Current dynamics in trade and their implications for taxation and dispute settlements


In an increasingly interconnected global economy, trade continues to shape the nature of interactions at the international level.

As people and nations trade among themselves at the international level and within the framework of existing trade rules and agreed protocols, there is a growing need to explore the operative rules of engagement for resolving disputes within the scheme of the agreed protocols in order to ensure that the international trade architecture delivers the desired result of opening up channels of trade in goods and services, expanded markets as well raising much-needed revenue for governments through taxes.

International trade continues to evolve on a daily basis as rules of engagement are amended and new ones enacted. The need to pay attention to issues of taxation and dispute settlement mechanisms is therefore critical for shaping the global economy.

As nations engage in trade agreements and navigate complex economic relationships on the international economic level, it is important to emphasize that a deeper understanding of the implications of taxation and dispute settlements is essential to realizing the full potential of international trade.

To do this effectively, it is important to appraise the mechanisms available for resolving disputes amongst nations and approaches to taxation.

Current dynamics in trade

The current dynamics of trade reflect a landscape influenced by technological advancements, global events, and evolving consumer behaviors.

  • Emerging trends in international trade

The field of international trade, just like many other areas of human endeavors, has seen considerable transformations in the recent past. These changes have been driven largely by globalization, technological advancements, and the proliferation of trade agreements in the world – both at the regional and international levels.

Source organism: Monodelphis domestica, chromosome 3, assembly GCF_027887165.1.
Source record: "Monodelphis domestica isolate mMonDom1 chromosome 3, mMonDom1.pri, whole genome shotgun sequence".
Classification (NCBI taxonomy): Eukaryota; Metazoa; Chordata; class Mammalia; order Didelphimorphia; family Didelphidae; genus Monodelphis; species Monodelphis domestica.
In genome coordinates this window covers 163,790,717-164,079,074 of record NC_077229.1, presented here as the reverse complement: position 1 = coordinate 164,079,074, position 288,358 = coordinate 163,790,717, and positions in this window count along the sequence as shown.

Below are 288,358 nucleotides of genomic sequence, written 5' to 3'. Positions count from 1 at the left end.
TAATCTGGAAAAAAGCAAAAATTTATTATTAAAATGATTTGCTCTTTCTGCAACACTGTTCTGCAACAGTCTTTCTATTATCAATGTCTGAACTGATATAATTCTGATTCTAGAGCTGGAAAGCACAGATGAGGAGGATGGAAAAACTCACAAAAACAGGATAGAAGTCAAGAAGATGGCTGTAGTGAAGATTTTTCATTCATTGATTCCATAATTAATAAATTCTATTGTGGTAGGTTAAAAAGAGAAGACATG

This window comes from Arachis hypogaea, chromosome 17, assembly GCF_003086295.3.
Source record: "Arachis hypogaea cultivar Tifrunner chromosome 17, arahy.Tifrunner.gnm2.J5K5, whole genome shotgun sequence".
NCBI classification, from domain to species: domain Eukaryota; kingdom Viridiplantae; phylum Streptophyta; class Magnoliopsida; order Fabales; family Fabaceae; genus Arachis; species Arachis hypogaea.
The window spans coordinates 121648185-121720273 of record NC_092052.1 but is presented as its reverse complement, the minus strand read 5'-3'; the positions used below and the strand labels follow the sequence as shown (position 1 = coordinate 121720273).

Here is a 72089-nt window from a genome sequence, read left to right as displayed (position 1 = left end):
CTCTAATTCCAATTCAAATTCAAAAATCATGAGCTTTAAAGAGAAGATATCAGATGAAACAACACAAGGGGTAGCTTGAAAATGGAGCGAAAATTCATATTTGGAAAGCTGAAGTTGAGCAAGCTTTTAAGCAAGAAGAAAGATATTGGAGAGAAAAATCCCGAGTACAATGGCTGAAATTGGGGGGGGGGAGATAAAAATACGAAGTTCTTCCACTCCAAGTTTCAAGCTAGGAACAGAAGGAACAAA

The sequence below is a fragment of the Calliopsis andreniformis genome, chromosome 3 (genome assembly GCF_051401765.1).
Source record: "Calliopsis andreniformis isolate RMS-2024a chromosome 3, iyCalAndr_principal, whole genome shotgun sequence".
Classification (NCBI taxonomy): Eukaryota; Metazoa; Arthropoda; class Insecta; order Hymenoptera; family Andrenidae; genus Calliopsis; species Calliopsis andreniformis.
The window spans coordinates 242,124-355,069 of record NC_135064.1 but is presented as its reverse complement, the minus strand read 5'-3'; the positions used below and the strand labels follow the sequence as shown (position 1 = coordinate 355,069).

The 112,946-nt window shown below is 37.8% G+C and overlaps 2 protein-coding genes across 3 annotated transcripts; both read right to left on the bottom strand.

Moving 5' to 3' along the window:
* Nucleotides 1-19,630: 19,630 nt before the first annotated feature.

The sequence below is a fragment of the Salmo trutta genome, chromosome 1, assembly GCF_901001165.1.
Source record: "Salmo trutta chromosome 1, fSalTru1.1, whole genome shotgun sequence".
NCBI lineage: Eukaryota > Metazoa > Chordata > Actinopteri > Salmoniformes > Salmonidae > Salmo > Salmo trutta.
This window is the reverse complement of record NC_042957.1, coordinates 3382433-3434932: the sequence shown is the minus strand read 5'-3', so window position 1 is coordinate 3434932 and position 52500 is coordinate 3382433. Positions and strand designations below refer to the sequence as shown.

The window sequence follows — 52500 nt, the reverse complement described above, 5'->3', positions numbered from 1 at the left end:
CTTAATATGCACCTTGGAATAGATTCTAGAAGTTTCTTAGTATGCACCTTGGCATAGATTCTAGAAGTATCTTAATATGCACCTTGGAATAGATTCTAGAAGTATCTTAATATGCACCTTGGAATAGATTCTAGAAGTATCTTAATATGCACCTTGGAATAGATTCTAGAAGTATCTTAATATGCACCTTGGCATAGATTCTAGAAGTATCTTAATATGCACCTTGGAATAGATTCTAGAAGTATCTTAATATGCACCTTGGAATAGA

Some of the emerging trends that are shaping the future of trade include the increasing importance of services trade, the regionalization of supply chains, the adoption of new technologies, and the integration of environmental, social, and governance (ESG) considerations. New technologies, such as artificial intelligence, blockchain, 3D printing, and the Internet of Things (IoT), are transforming the way goods and services are produced, delivered, and consumed. They offer opportunities for efficiency gains, cost reduction, customization, and innovation.

However, they also pose challenges for regulation, competition, skills development, and data protection. ESG criteria are becoming more relevant for trade as consumers, investors, regulators, and civil society demand more transparency and accountability from businesses on their environmental and social impacts.

This has resulted in more interconnectivity, driven by the desire to trade at the international level – the world today is more connected than any other period in human history. These interactions at the international level, which are happening through the instrumentality of trade have not only given rise to a number of complex trade relationships but also presented new challenges in the realms of taxation and dispute resolution, especially in terms of the protocols of trade continually being adopted and implemented by nations.

  • E-commerce and the digital economy

e-Commerce has been one of the main drivers of trade growth in recent years, especially during the pandemic, when consumers shifted their spending from services to goods and relied more on online platforms to purchase products.

This can be accounted for by the rising role of technology in the administration of the economic agenda of nations. Broadly, e-commerce has enabled small and medium-sized enterprises (SMEs) to access international markets and diversify their customer base. The WTO is currently negotiating a plurilateral agreement on e-commerce, which aims to establish common rules and standards for digital trade.

The growth of e-commerce and the digital economy has created unique challenges in taxation, especially for cross-border transactions on digital platforms. This is because, as businesses operate across borders with ease, traditional tax models struggle to capture revenues generated in the digital space. Nations are now grappling with how to fairly tax digital transactions, especially for those happening across international borders, where different sets of laws, rules, and procedures on taxation of revenue may be applicable.

There is therefore the need for continuous examination of the rules of engagement to ensure that there is proper appreciation of not only the benefits of increased trade but also of the challenges introduced by the use of technology and other digital platforms to improve trade among nations.

  • Supply chain disruptions

Recent events, such as the COVID-19 pandemic, and the ongoing war between Russia and Ukraine have exposed existing vulnerabilities in global supply chains. Additionally, the military interventions in African countries such as Niger, Guinea, Chad, Burkina Faso, and Mali have become constraints on global supply chains.